Some scholars say America's jazz greats adopted the sounds Date: August 13, 2001 · Source: The New York Times · Review by Jon Pareles of the many places they played and Date: June 16, 2003 · Source: Chicago Tribune · Review by Howard Reichblended these sounds with their own voice to create new "living" Moreover, the idioms that this band explores this is true, MUSIC REVIEW. music. If -- from the "Cubop" orchestral showpieces of Machito to the mediumConsidering the temperature was low and the pavilion following the Aug. 11 tempo mambo classics of Rodriguez to the orgiastic dance festival audience sparse, Saturday night's installment of Ravinia's Jazz in Verizon music rhythms of Puente -- probably have not beenconcert at Columbia so authentically June series did not have a lot going for it. University, in their expressed since the original bandleaders themselves were Abbey Except for some of the most accomplished Latin jazz Lincoln, Wayne heyday. artists on the planet. Shorter, James From the outset, Grillo established the technical prowTo note that the third night of Jazz in June was its best Carter, and other MUSIC REVIEW: would be an extreme understatement. This was one of the most ess, stylistic credibility and creative vitality of this group, for contemporary jazz Musical eras flashed by and intermingled like viscerally exciting performances in the decade-plus history of this ensemble (conceived by Grillo) addresses this music in musicians left with a happily jumbled memories at the Verizon Jazz Festival's finale, Ravinia's jazz mini-fest and a reminder of the remarkable artistic fundamentally different ways than bands less steeped in thecampus touch of the a free concert Saturday afternoon on the Columbia University level that the Highland Park soiree can achieve. tradition. and Upper Manhattan in their music. campus. The 1930's, 50's, 60's and 90's were all up for grabs as In a three-attraction evening that had no weak points, For starters, Grillo and friends took pains to lay bare As if on cue, five tempered New York City's heat wave ceased as the most thrilling music by far came from a sensational, relatively the layers of rhythm on which this music is built. Piano and the rains that first-rate groups appeared during the six-hour concert. 4,500that more jazz lovers from around the city filled South Field and Low Plaza for a The concert opened and closed with big bands. The new band improbably called the Big 3 Palladium Orchestra. percussion laid down the multiple "clave" patterns quadruple bill of first-rate artists. The evening pieces lookedspectrum of jazz Magali Souriau Orchestra's featured a toward France, Gil One might not expect very much from any ensemble often than not these days are buried in a blur of orchestral sound. tunes from the1930's through the 1990's. Saxophonist James Carter pieces, and his Evans, Thelonious Monk and literature. Ms. Souriau's that has been playing for barely two years and is directed by not With Grillo revisiting Machito's repertoire, the rhythChasin' the Gypsy band revived bluesy ballads that were offset by the including one inspired by "Lord of the Rings" and another one but three leaders. Yet judging by Saturday night's incendiary mic impulses of this music rightly were placed at the forefront, Quartet's rhythmic explosions of modern jazz. Singer Abbey Wayne Shorter (though technically disciplined) performance, the Big 3 Palladium just as it is to this day in ensembles in Cuba, Lincoln brought a deep toying with the melody from Debussy's "Clair de Lune," where Machito grew and agile solo voice to the evening's performances. created and closely harmonized textures the which Orchestra already may rank as the most brilliant large Latin jazz up (he was born Frank Raul Grillo). And the Mario Brillo, Tito Rodriguez Jr.misty,Tito Puente Jr presented from tunes tendrils tempos that the of melodies emerged, sometimes entwining in quasi-classical ensemble this side of Havana. younger Grillo chose -- gently but inexorablypreviously played by their trailblazing fathers, who brought Latin jazz to the pushing forward big band in the 1930's. canons. And pianist Magali Souriau and her orchestra The fanciful title refers to New York's fabled Palladium -- were ideally suited to this music. introduced classical jazz blends to the mix. the Big 3 Palladium Orchestra closed The debut of Ballroom, which from the mid-1940s to the mid-'60s was a nexus When Rodriguez Jr. took over, the very character of the the concert. Mario Grillo (the son of Machito), Tito Rodriguez for Afro-Caribbean music in the United States. Machito, Tito band seemed to change, with great brass choirs and florid, callMusic mingled with the scent of Caribbean roti from Harlem's Roti Plus and Jr. and Tito Puente Jr. took turns leading the big band in Puente and Tito Rodriguez were the "Big Three" bandleaders who and- response vocals suddenly taking prominence. southern specialties from Spoonbread restaurant as well as the cuisine of music by their fathers, dating as far back as Machito's and gave the Palladium a large measure of its glory, To hear so many virtuoso instrumentalists Mario Bauza's pioneering Latin-jazz hybrids from the 1930's. and their gifted sons recently joined forces to and vocalists producing so much contrapuntal Trumpeters leaped to high notes as congas and timbales drove create an unusual ensemble specializing in sound -- all of it propelled by extraordinarily taut ensembles, while glitter-clad couples danced onstage and repertoire of each of the three jazz legends. seductive backbeats -- was to savor the splendor volunteers danced in the audience. Latin jazz was welcoming If this sounds like a formula for of this band. its first repertory orchestra, with no need for scholarly disaster -- with three competing egos pushing If the young Puente enjoys re-creating his decorum. different songbooks and agendas -- the opfather's antics at timbales, the audience clearly The concert's generosity backfired. To stay on posite proved to be the case. For Mario Grillo welcomed the chance to revisit the spirit of schedule, sets were cut short when equipment changes took (Machito's son), Tito Rodriguez Jr. and Tito the music of "El Rey" ("The King," as the elder longer than planned; Mr. Shorter's group had barely 40 Puente Jr. have staffed this ensemble with Latin dance-band vetPuente was known). Yet this was no nostalgia show, for the band minutes. A smaller lineup or an earlier start would have given erans who can dispatch this repertoire more authoritatively than once again reaffirmed the perpetual freshness and creative posthe music some breathing room. any younger group of musicians might hope to do. sibility of this music.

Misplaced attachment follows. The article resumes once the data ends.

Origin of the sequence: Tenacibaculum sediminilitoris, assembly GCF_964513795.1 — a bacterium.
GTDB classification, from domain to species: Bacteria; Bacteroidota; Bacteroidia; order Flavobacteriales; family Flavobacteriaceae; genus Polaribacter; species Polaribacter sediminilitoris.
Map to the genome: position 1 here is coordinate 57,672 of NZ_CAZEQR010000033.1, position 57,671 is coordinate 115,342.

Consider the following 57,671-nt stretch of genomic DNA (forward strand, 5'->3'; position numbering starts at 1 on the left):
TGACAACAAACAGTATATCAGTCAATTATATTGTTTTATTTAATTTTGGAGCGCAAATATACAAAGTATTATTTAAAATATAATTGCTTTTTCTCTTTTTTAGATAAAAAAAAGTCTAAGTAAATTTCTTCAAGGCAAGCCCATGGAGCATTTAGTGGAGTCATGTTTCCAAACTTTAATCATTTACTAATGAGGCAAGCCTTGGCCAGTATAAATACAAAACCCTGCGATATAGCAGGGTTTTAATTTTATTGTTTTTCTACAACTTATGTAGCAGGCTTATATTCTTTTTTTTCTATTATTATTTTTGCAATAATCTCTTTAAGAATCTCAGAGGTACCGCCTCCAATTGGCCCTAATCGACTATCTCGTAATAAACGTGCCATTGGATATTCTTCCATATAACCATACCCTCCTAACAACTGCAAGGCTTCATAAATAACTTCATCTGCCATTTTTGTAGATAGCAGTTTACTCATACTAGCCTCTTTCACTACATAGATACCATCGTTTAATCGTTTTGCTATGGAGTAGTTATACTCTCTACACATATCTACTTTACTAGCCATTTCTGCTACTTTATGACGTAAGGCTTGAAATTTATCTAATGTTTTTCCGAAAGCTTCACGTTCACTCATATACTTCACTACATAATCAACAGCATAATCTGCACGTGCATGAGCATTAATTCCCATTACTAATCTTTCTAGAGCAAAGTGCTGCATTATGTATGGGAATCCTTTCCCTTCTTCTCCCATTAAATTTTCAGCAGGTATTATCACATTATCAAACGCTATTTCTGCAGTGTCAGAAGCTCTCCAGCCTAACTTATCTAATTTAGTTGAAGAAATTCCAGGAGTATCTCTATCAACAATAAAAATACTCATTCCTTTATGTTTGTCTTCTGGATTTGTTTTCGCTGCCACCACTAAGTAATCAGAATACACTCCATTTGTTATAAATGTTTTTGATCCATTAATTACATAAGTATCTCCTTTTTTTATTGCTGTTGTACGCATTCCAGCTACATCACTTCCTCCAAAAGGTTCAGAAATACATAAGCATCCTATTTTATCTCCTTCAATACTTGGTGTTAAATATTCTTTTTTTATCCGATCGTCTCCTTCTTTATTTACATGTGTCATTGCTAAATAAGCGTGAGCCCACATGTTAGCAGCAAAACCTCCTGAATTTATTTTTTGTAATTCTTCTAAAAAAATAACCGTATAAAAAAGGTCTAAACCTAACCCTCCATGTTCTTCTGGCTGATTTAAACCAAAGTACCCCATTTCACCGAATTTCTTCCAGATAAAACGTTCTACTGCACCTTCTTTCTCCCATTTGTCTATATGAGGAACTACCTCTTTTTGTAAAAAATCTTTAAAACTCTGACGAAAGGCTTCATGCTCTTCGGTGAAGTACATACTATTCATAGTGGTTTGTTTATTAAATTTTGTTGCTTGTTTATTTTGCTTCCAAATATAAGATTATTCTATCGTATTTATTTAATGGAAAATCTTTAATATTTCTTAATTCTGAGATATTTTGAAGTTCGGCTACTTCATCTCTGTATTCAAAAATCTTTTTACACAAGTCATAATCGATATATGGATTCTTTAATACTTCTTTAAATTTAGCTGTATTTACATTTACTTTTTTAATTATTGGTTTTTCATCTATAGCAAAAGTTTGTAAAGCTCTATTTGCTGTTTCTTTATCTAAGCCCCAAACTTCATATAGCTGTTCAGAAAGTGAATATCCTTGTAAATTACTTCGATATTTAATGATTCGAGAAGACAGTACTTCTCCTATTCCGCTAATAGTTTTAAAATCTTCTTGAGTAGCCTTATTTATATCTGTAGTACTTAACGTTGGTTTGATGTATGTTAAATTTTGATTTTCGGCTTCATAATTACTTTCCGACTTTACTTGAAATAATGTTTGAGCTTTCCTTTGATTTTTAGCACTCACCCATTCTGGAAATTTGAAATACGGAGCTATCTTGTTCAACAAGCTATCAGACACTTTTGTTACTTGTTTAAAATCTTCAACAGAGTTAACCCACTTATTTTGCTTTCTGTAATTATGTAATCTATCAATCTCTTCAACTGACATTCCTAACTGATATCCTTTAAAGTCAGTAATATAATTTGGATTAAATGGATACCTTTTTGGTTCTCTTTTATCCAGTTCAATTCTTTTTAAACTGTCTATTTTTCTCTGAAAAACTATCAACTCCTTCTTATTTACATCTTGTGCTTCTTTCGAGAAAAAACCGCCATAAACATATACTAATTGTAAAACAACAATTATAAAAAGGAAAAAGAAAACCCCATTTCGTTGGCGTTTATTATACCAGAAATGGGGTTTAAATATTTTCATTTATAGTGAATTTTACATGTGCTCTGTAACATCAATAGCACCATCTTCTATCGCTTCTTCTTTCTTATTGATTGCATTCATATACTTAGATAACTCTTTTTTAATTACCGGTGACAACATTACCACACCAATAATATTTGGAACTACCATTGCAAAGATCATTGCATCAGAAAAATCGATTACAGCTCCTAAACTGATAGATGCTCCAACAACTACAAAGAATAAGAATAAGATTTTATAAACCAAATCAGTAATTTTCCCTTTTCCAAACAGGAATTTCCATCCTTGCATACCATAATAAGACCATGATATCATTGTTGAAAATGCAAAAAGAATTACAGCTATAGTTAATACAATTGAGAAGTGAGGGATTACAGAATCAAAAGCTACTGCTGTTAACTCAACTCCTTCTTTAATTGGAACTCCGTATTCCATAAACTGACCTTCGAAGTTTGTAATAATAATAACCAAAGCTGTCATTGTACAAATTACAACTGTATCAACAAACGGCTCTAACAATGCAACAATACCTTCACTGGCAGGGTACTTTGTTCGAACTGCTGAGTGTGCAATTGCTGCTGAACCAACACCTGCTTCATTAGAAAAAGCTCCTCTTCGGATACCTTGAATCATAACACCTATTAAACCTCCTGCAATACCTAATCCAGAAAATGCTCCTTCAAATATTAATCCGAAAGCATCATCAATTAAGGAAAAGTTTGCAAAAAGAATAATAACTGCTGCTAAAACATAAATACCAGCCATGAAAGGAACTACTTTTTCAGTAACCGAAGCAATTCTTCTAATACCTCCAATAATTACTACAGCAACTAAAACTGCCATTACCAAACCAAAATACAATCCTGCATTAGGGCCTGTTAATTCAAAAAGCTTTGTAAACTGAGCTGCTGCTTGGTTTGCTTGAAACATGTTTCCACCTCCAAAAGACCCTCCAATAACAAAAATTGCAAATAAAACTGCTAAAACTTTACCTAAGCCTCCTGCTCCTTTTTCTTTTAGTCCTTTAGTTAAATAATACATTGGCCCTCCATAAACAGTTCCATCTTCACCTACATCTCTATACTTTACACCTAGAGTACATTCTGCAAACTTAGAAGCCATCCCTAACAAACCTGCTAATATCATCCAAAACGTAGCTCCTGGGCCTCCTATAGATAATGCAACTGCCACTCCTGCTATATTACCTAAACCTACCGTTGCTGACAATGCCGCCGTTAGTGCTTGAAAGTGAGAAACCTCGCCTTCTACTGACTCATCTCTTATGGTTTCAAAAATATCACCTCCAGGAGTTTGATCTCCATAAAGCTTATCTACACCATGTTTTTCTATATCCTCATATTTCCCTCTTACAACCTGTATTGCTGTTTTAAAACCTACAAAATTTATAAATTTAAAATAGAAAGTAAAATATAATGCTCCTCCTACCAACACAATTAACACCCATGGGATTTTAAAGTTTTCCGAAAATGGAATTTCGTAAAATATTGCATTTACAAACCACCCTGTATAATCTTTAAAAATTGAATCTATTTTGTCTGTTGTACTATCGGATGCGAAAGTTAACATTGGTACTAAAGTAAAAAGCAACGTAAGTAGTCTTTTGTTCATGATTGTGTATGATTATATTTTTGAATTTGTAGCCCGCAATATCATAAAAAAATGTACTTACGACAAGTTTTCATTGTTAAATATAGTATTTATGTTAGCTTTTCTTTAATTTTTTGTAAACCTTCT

Incendiary jazz takes the chill out of June